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Benjamin Franklin’s subjunctive/indicative confusion

While I was looking at the use of the subjunctive in letters by Benjamin Franklin and Joseph Priestly for a paper for the conference Patriotism(e) & Prescriptivism(e) in Toronto, this August, I came across the following. In the second edition of his Rudiments of English Grammar Priestley discusses the decline of the subjunctive in favour of the indicative:

This conjunctive form of verbs, though our forefathers paid a pretty strict regard to it, is much neglected by many of our best writers […] So little is this form of verbs attended to, that few writers are quite uniform in their own practice with respect to it. We even, sometimes, find both the forms of a verb in the same sentence, and in the same construction (Priestley 1768: 119-120)

I found precisely this in one of Benjamin Franklin’s letters, where he uses both the indicative and the inflectional subjunctive forms with two verbs which refer to the same subject, combined by a coordinating conjunction.

Mr. Joseph Crellius is gone to Holland and I suppose may call at London before he returns, and settle his Daughter’s Affair [emphasis mine] (letter to William Strahan, 6 December 1750 – American Philosophical Society)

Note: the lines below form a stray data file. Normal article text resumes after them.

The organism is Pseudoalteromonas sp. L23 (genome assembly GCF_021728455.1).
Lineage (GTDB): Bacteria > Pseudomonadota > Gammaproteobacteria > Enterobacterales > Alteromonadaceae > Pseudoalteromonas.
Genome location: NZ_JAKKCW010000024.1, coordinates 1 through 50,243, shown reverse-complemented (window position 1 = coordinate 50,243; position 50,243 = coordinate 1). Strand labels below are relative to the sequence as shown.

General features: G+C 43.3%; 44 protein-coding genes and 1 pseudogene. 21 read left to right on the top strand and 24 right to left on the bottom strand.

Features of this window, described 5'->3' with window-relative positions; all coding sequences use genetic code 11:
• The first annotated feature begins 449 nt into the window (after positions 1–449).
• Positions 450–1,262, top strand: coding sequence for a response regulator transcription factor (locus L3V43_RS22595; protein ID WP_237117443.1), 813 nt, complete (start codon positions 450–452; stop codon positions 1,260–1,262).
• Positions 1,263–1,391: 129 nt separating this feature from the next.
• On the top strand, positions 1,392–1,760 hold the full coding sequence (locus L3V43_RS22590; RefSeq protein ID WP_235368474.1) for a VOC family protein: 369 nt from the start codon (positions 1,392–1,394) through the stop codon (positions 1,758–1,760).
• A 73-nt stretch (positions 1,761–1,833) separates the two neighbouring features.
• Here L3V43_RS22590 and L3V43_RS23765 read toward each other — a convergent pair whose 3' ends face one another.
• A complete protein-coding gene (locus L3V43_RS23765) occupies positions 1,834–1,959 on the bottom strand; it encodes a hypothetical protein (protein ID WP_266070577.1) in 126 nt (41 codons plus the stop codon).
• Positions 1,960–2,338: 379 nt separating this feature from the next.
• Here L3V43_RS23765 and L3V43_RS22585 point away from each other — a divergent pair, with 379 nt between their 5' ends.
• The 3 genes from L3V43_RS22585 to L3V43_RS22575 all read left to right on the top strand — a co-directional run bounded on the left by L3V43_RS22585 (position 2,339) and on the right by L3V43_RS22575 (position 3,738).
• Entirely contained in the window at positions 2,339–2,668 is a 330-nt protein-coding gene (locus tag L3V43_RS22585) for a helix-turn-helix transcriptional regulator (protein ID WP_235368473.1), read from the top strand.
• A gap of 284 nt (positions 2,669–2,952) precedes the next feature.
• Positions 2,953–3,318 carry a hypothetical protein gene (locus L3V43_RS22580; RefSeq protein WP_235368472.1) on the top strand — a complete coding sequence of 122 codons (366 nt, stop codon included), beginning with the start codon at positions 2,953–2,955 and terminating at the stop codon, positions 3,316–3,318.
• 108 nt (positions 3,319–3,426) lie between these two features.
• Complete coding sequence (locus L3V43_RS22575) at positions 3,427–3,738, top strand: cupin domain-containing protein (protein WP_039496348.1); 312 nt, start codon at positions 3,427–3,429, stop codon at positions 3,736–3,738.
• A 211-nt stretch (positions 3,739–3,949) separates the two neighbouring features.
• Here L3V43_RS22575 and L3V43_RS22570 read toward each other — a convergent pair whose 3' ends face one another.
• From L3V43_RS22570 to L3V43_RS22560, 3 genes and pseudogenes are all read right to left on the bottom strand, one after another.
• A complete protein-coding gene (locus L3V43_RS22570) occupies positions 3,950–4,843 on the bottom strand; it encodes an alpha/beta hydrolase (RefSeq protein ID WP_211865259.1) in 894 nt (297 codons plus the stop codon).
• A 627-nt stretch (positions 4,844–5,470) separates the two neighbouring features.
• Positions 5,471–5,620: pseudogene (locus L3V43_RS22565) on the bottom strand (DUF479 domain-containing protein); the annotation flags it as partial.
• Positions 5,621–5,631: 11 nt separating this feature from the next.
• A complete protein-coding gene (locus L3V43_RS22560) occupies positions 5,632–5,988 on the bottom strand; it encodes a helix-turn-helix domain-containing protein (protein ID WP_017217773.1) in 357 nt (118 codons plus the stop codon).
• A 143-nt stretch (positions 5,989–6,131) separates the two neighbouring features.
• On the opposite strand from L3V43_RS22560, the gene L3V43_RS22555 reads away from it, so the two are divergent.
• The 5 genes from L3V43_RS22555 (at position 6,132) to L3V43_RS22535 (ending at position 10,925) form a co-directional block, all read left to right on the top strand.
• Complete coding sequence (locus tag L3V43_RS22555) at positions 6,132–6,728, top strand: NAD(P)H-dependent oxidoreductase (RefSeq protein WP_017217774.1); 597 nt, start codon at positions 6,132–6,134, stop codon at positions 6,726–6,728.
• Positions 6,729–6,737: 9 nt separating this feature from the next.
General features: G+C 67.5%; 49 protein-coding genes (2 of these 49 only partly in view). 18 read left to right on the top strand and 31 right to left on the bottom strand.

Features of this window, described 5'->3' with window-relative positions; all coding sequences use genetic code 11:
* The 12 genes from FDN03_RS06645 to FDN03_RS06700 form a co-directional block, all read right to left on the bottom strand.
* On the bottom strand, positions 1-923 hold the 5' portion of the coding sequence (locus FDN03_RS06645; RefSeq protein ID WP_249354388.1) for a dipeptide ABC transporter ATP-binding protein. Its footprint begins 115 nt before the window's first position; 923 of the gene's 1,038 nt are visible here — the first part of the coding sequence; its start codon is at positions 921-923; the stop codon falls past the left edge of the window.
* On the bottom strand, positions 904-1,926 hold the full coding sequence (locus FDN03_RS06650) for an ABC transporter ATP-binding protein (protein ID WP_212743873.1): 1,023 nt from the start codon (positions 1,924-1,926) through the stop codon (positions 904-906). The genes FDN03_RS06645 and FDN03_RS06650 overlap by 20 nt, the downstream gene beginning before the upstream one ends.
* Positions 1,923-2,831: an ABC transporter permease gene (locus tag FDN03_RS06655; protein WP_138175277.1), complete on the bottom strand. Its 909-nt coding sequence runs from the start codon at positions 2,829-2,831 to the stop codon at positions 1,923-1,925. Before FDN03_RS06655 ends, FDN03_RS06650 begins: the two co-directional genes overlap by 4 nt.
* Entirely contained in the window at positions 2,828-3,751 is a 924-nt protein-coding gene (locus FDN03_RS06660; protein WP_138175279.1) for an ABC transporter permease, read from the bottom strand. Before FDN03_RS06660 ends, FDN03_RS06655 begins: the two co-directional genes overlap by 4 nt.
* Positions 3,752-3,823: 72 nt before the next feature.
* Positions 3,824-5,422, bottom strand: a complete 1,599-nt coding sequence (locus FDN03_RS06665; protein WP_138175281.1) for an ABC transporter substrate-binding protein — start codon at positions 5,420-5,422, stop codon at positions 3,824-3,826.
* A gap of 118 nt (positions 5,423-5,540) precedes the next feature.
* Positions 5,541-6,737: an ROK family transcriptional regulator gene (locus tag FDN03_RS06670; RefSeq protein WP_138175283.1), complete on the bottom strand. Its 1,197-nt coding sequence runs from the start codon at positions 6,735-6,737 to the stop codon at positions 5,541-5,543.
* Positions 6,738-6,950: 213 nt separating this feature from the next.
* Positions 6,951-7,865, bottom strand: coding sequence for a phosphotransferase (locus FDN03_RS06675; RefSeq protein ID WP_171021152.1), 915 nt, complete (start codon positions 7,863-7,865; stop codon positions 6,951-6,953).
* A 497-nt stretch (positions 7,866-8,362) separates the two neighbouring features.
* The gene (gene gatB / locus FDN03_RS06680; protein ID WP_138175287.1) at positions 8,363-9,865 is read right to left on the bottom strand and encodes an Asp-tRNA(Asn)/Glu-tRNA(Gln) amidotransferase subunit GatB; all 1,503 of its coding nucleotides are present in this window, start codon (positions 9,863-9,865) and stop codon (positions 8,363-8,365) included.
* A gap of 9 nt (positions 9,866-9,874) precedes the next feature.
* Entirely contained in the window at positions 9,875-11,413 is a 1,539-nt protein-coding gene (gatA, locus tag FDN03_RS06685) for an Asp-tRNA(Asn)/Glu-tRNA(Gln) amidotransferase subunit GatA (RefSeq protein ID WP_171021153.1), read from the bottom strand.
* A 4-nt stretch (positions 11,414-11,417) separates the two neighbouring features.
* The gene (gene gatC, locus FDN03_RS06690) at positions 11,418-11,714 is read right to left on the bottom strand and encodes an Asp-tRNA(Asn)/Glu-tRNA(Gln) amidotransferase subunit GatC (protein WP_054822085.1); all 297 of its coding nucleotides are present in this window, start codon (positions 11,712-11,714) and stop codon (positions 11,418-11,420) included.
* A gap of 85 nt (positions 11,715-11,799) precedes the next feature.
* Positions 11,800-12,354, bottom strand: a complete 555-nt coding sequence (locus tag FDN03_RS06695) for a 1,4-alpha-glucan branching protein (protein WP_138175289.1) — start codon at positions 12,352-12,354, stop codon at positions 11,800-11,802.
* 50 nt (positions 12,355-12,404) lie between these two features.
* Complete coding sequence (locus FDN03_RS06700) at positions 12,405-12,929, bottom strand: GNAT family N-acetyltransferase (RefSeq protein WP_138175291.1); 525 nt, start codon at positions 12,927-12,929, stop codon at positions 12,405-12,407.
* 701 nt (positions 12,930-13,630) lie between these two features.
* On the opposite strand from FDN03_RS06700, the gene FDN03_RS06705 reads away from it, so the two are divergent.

Was Franklin really confused here? Or, as this is the only instance of this I have found, is it a transcription error? The letter is available on the website The Papers of Benjamin Franklin

 

The history of tag questions

Could anyone help me find information on the history of the tag question? It is neither mentioned as a feature of Late Modern English grammar in Goerlach (2001) for the 18th century nor in Goerlach (1999) for the nineteenth, and yet they did occur. An example may be found in Kielkiewicz-Janowiak’s study of the language of early New England women (Poznan 2002), i.e. "Heavy business, is it not?" (Theodosia Burr, 4 June 1803; p. 190). Where do they come from? I’d also welcome additional examples.

Everyday English after 1700?

This term I made use of Bridget Cusack’s reader called Everyday English 1500-1700 (1998). It is a very interesting collection of different text types, that seem of great interest to historical sociolinguistic studies. I wonder if there is anything like that for the Late Modern period?